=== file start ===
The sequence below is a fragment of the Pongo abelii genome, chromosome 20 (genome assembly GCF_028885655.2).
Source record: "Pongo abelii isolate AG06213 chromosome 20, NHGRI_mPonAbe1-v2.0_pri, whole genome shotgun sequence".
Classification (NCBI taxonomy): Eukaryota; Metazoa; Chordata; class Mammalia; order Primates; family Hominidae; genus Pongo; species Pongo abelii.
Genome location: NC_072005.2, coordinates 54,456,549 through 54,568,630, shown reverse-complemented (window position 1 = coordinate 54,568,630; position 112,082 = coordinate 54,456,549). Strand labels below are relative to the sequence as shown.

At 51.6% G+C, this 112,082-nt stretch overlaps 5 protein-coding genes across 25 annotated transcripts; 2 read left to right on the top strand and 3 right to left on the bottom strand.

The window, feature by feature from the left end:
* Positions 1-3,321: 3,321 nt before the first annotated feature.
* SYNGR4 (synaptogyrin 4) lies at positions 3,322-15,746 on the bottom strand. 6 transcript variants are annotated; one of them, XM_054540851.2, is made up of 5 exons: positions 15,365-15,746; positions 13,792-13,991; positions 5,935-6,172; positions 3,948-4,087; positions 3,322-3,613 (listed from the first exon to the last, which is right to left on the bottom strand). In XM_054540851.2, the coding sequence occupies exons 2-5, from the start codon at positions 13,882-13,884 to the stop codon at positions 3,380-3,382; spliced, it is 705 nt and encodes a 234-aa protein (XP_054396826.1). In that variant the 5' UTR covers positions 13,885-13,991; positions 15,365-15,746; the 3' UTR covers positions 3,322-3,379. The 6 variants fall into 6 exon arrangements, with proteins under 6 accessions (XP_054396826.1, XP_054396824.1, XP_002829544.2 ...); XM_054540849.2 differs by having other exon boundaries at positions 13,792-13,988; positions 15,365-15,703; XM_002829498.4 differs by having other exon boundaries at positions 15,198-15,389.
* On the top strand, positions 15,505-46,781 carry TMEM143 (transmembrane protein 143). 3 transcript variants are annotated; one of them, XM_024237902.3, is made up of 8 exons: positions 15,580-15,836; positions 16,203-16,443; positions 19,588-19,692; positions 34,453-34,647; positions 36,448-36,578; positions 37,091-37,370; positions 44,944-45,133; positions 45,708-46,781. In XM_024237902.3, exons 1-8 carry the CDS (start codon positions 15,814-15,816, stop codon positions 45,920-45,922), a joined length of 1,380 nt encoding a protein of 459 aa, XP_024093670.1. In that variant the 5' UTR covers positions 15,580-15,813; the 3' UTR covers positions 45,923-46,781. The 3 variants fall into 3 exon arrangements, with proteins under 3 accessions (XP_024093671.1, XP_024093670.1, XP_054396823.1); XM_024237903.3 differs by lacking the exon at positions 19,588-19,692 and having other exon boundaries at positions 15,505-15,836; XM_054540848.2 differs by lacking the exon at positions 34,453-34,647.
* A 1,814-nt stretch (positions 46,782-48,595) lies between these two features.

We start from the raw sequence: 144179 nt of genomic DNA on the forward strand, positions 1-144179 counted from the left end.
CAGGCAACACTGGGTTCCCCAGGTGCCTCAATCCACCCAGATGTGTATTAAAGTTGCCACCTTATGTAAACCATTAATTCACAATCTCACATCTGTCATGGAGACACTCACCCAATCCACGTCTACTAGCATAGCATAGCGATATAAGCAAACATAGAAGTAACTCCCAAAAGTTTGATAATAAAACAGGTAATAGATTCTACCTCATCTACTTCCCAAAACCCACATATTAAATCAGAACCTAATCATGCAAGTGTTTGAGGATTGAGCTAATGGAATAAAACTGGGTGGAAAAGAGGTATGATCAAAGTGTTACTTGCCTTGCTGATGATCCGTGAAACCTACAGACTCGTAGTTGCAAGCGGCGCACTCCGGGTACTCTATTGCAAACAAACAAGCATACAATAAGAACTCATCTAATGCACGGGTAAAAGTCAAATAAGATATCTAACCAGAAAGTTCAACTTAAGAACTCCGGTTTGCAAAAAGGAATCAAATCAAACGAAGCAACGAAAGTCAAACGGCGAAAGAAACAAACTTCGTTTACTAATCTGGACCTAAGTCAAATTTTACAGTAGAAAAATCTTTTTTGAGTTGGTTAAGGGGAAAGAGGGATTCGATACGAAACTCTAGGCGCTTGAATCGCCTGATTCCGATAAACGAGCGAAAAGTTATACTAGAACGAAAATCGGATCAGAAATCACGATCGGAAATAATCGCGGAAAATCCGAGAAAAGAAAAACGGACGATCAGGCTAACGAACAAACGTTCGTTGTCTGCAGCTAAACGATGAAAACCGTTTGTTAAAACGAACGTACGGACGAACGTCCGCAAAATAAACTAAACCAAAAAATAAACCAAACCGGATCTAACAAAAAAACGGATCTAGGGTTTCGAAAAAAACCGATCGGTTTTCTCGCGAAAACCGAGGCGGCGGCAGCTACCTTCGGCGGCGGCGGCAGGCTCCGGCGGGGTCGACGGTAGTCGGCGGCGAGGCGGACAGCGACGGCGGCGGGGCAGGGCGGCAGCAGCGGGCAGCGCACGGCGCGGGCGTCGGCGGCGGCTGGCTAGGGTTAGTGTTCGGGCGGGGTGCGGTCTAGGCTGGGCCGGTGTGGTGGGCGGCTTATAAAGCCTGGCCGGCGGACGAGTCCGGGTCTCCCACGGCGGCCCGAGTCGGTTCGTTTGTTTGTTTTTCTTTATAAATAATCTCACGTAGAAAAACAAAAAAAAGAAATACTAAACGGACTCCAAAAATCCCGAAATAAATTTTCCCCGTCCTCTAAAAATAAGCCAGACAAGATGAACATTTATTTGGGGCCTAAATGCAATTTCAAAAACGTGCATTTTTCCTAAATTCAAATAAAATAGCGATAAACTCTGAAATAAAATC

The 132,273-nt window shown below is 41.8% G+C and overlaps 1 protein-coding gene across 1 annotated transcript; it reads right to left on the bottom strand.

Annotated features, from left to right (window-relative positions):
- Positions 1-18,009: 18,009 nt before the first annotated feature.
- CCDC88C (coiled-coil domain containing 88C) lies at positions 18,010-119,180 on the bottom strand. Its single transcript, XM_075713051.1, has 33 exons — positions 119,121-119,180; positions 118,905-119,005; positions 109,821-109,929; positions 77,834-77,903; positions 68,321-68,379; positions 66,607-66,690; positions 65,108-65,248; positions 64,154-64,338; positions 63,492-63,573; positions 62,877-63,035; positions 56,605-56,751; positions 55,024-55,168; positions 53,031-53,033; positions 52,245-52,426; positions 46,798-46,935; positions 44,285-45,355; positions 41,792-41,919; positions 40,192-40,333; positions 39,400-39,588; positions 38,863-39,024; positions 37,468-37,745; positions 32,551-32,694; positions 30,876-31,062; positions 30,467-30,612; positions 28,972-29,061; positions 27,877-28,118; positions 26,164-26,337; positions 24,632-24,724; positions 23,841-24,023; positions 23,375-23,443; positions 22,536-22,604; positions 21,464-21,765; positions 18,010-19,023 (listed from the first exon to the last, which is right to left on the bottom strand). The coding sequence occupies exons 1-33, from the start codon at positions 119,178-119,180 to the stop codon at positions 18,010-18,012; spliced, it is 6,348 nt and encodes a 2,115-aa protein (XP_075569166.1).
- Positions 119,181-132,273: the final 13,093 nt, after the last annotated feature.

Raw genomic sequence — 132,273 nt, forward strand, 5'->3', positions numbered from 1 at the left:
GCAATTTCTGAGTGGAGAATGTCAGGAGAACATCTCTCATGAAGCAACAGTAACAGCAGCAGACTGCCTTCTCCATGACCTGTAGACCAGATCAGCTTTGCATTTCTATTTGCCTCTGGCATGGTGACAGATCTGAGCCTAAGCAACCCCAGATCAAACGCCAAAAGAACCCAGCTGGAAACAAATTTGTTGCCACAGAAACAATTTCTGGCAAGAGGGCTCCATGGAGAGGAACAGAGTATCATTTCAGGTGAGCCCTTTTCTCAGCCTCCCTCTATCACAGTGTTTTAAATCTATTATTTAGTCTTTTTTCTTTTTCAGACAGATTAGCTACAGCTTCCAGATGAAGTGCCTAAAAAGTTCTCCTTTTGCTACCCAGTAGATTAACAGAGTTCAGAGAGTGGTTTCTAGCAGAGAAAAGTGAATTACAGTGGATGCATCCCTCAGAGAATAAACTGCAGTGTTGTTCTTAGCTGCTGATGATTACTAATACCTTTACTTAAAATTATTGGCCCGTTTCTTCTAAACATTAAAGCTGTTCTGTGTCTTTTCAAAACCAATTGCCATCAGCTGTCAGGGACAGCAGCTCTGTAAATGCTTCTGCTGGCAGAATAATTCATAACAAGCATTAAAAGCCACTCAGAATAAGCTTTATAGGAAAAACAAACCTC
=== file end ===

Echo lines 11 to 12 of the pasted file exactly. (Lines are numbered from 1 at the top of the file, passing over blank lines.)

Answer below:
We start from the raw sequence: 144179 nt of genomic DNA on the forward strand, positions 1-144179 counted from the left end.
CAGGCAACACTGGGTTCCCCAGGTGCCTCAATCCACCCAGATGTGTATTAAAGTTGCCACCTTATGTAAACCATTAATTCACAATCTCACATCTGTCATGGAGACACTCACCCAATCCACGTCTACTAGCATAGCATAGCGATATAAGCAAACATAGAAGTAACTCCCAAAAGTTTGATAATAAAACAGGTAATAGATTCTACCTCATCTACTTCCCAAAACCCACATATTAAATCAGAACCTAATCATGCAAGTGTTTGAGGATTGAGCTAATGGAATAAAACTGGGTGGAAAAGAGGTATGATCAAAGTGTTACTTGCCTTGCTGATGATCCGTGAAACCTACAGACTCGTAGTTGCAAGCGGCGCACTCCGGGTACTCTATTGCAAACAAACAAGCATACAATAAGAACTCATCTAATGCACGGGTAAAAGTCAAATAAGATATCTAACCAGAAAGTTCAACTTAAGAACTCCGGTTTGCAAAAAGGAATCAAATCAAACGAAGCAACGAAAGTCAAACGGCGAAAGAAACAAACTTCGTTTACTAATCTGGACCTAAGTCAAATTTTACAGTAGAAAAATCTTTTTTGAGTTGGTTAAGGGGAAAGAGGGATTCGATACGAAACTCTAGGCGCTTGAATCGCCTGATTCCGATAAACGAGCGAAAAGTTATACTAGAACGAAAATCGGATCAGAAATCACGATCGGAAATAATCGCGGAAAATCCGAGAAAAGAAAAACGGACGATCAGGCTAACGAACAAACGTTCGTTGTCTGCAGCTAAACGATGAAAACCGTTTGTTAAAACGAACGTACGGACGAACGTCCGCAAAATAAACTAAACCAAAAAATAAACCAAACCGGATCTAACAAAAAAACGGATCTAGGGTTTCGAAAAAAACCGATCGGTTTTCTCGCGAAAACCGAGGCGGCGGCAGCTACCTTCGGCGGCGGCGGCAGGCTCCGGCGGGGTCGACGGTAGTCGGCGGCGAGGCGGACAGCGACGGCGGCGGGGCAGGGCGGCAGCAGCGGGCAGCGCACGGCGCGGGCGTCGGCGGCGGCTGGCTAGGGTTAGTGTTCGGGCGGGGTGCGGTCTAGGCTGGGCCGGTGTGGTGGGCGGCTTATAAAGCCTGGCCGGCGGACGAGTCCGGGTCTCCCACGGCGGCCCGAGTCGGTTCGTTTGTTTGTTTTTCTTTATAAATAATCTCACGTAGAAAAACAAAAAAAAGAAATACTAAACGGACTCCAAAAATCCCGAAATAAATTTTCCCCGTCCTCTAAAAATAAGCCAGACAAGATGAACATTTATTTGGGGCCTAAATGCAATTTCAAAAACGTGCATTTTTCCTAAATTCAAATAAAATAGCGATAAACTCTGAAATAAAATC